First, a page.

ANHRI/IFEX) - The Arabic Network for Human Rights Information (ANHRI) condemns the repression being perpetrated by Zahi Hawass, the head of the Supreme Council of Antiquities, against researcher Ahmed Saleh as the latter has presented scientific theories that differ from those of Hawass and, as a result, has been subjected to dozens of investigations. Saleh is now busy defending himself against the campaign launched against him by Hawass. The legal support unit at ANHRI decided to adopt Saleh's case and support him in the face of this injustice.
Saleh was alarmed over a series of investigations and announcements by Hawass in newspapers that the researcher felt were intended to undermine and ridicule him. He had previously proposed a different approach with respect to how to deal with certain Egyptian antiquities, especially the mummy of King Tut, among other issues, as he is a mummification specialist and has a Master's degree in Egyptian antiquities.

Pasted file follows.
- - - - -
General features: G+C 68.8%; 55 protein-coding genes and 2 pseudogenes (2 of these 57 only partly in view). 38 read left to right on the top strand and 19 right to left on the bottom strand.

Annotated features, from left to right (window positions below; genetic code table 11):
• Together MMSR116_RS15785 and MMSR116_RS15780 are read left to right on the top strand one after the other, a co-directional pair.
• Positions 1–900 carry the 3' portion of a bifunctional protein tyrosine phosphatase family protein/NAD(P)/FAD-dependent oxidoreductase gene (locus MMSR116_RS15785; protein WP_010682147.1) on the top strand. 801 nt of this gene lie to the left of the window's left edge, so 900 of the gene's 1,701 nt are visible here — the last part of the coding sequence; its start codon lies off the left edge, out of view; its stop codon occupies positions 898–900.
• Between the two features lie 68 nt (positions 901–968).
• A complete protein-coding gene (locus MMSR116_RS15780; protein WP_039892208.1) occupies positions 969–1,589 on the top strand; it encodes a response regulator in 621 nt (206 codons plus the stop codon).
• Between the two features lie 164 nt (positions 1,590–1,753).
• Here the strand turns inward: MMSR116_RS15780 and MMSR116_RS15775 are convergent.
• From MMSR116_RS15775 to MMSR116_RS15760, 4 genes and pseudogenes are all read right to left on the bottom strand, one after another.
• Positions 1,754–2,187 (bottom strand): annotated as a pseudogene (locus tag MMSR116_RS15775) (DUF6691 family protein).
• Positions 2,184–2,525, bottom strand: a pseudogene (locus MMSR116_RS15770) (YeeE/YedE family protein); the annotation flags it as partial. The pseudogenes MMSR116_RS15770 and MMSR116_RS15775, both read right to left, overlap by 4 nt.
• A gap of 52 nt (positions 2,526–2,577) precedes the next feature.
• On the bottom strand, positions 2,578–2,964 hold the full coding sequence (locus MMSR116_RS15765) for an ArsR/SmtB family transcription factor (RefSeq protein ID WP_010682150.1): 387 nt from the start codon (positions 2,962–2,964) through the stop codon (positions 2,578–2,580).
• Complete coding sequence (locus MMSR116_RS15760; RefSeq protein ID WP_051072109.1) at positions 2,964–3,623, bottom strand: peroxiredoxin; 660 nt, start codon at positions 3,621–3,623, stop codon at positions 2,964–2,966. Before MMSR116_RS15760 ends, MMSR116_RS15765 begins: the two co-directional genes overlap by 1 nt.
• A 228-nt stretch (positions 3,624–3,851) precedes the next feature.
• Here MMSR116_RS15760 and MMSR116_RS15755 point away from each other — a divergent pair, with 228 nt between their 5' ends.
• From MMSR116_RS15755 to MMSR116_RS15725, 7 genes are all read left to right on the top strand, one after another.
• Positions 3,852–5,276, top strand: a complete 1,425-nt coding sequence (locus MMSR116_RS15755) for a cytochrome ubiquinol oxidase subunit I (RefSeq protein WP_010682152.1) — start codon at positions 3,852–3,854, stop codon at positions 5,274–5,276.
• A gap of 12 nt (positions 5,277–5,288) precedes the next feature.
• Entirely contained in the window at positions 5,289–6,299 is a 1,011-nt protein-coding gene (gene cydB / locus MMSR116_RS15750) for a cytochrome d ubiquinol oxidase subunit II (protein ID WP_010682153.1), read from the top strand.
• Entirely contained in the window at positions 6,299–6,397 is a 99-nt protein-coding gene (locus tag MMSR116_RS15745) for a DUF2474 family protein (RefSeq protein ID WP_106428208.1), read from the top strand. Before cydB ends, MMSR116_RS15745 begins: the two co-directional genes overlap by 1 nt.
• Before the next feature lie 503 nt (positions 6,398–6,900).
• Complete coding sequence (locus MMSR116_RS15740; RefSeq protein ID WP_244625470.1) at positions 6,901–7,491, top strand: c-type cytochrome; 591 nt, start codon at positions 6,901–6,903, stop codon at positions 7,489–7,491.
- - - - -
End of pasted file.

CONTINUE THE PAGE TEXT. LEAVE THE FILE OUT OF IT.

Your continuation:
However, according to Saleh, Hawass launched a media campaign against him and he was subjected to 42 separate investigations, thus turning his life into a nightmare. It seems that Hawass could not accept a subordinate who was more knowledgeable, even if the researcher's theories are proven to be correct and beneficial to Egyptian antiquities research.
Hamdy Al Assiouty, a counselor in ANHRI's legal support unit, said, "We are confronted with a unique case, not pertaining to professional jealousy between manager and staff, but to inhibiting scientific views, freedom of scientific research and the cherishing of a part of Egypt's history. For all of the reasons previously mentioned, we decided to defend Saleh and support his right to express scientific propositions that may prove to be of public interest."
Saleh, the manager of the Mit Rahina antiquities zone, holds a Master's degree from Manchester University in England. He is one of the rare and reliable experts whose opinions should be appreciated, and is considered to serve the noble cause of cherishing Egypt's heritage. Currently Saleh is being deprived of promotions and cannot attend international antiquities exhibitions, in addition to suffering salary deductions.
The Administrative Court is currently reviewing Saleh's case against the Supreme Council of Antiquities headed by Hawass.
For more information:
Arabic Network for Human Rights Information
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